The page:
When You Start Something New
By Scott Westerman
Listen to an audio version of this message.
“There are always two voices sounding in our ear: the voice of fear, and the voice of confidence. One is the clamor of the senses, the other is the whispering of the higher self.” ~Charles B. Newcomb
Few things are more exciting than watching a baby take his first steps. We record the requisite video after he’s figured it out and show it proudly to everyone we know. What we forget is what happened before we turned on the camera; how he crawled, stood, fell, crawled some more, stood again, fell again and kept doing it until he learned out how to take those first tentative steps. Even after he gets it down, what happens? He falls again.
It’s only through sheer will, repeated practice and the continual encouragement of people we care about that new skills are practiced and perfected.
This is the case whenever we try something new.
By now, our Spring crop of Spartan seniors have mostly launched into the real world. Here’s a taste of the feedback loop I hear every year at this time.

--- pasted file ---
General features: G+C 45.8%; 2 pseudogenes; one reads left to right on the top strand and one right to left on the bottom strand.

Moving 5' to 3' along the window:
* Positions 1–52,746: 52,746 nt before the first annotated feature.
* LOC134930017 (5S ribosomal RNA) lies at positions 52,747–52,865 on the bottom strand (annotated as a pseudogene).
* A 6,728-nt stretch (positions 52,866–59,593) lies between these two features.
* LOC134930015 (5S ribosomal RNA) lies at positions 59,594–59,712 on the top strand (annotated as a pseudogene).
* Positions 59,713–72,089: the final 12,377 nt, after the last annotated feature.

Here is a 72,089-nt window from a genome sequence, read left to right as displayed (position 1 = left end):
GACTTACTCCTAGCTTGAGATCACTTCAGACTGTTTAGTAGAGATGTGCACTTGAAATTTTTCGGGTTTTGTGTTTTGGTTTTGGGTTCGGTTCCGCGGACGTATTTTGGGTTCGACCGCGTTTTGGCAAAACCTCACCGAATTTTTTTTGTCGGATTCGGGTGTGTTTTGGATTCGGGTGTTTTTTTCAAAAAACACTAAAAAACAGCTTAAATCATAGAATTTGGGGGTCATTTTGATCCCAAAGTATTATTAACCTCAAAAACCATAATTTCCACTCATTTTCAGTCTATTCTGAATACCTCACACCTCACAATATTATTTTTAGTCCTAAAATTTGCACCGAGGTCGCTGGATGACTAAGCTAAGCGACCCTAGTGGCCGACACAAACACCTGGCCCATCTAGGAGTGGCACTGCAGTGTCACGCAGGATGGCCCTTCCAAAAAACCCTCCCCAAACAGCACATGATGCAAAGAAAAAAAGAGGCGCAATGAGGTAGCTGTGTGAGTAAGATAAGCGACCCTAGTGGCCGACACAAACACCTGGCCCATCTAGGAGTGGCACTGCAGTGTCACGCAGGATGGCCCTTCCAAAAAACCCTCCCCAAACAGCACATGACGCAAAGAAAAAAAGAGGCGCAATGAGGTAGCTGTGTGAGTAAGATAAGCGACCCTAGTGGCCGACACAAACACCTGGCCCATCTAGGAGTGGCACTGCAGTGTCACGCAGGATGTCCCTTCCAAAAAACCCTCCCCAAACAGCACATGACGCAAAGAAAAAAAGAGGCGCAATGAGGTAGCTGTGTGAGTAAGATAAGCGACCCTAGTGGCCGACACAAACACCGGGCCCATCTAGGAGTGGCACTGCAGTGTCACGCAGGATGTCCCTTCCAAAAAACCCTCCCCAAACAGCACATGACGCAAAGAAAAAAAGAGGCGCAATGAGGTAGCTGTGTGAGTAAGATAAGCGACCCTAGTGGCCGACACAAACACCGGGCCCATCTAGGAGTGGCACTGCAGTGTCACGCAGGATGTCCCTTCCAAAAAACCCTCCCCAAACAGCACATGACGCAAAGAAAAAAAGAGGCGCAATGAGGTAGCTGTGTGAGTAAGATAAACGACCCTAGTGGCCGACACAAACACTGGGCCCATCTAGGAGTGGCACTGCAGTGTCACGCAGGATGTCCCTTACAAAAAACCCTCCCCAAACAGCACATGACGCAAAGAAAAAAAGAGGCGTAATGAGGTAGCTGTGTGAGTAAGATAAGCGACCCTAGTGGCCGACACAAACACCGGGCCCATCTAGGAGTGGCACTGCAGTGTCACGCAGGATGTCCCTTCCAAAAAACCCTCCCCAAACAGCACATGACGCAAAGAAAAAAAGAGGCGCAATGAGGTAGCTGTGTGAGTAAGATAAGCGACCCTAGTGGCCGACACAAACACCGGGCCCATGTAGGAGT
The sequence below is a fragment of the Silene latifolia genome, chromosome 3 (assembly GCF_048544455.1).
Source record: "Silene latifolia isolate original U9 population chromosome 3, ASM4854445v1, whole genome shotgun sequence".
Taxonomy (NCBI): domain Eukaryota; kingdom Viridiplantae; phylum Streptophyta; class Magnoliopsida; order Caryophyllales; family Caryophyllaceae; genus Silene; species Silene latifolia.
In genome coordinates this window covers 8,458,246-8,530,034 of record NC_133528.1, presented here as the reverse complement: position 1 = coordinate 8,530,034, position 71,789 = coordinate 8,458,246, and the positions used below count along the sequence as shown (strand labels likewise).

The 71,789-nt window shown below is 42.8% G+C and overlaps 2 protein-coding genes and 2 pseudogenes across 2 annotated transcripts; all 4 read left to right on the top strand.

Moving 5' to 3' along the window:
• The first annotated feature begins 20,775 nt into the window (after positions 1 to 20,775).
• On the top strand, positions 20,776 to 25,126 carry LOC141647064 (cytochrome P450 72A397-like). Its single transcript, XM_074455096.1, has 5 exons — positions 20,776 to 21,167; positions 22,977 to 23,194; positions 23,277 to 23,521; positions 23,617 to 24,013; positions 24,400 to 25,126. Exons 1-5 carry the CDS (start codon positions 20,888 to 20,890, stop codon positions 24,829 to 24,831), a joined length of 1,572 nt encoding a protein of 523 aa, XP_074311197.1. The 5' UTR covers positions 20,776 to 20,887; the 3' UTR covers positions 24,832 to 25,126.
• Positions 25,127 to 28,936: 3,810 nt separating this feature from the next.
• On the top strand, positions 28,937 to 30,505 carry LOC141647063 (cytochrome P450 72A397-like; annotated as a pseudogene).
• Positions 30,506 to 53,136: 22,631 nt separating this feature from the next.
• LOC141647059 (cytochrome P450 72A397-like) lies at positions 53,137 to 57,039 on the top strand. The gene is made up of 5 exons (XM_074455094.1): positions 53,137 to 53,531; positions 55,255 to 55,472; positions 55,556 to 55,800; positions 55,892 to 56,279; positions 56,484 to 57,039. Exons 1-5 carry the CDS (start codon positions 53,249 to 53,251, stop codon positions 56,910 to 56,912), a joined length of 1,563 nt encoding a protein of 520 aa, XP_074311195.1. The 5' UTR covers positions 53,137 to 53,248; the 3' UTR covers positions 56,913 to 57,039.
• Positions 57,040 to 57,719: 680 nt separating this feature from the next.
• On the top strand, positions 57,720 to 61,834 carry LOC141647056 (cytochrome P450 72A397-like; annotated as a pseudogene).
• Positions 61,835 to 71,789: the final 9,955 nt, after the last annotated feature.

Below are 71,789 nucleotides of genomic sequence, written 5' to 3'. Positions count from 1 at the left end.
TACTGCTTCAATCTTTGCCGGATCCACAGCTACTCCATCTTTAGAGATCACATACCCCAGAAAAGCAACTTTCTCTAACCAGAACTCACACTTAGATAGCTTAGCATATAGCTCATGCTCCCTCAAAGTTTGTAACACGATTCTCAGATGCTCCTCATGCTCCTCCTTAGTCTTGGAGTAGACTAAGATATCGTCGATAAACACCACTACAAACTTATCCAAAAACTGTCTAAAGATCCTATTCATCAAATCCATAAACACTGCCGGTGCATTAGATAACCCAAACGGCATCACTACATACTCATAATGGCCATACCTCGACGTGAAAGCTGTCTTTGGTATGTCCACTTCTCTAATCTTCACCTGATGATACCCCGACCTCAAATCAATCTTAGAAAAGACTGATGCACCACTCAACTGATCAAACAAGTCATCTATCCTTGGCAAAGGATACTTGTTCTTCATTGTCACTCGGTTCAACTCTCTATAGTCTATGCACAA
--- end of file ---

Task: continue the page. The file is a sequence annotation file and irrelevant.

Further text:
“This was harder than I thought it would be.”
“This is NOT what I expected.”
“I’m not sure this is the career I want after all.”
“I feel in over my head.”
“What happens if I screw up?”
Whether you are starting something new or are contemplating expanding your current horizons, here are some thoughts to keep in mind as you approach a growth opportunity.
If it was easy, everybody would be doing it. Success belongs to the people who can stay with a skill until they get good at it. You will experience obstacles, often right at the finish line. It’s how you approach obstacles that will determine how quickly you will achieve what you seek.
Everything is harder than it looks. People are quick to judge others, until they have to put their own skin in the game. From politics to the athletic field, the world if full of Monday morning quarterbacks who will shoot you down and second guess everything from your skills to your motives. At some point in your career, you will work for a Monday morning quarterback. Ignore the negativity and prove yourself by your actions.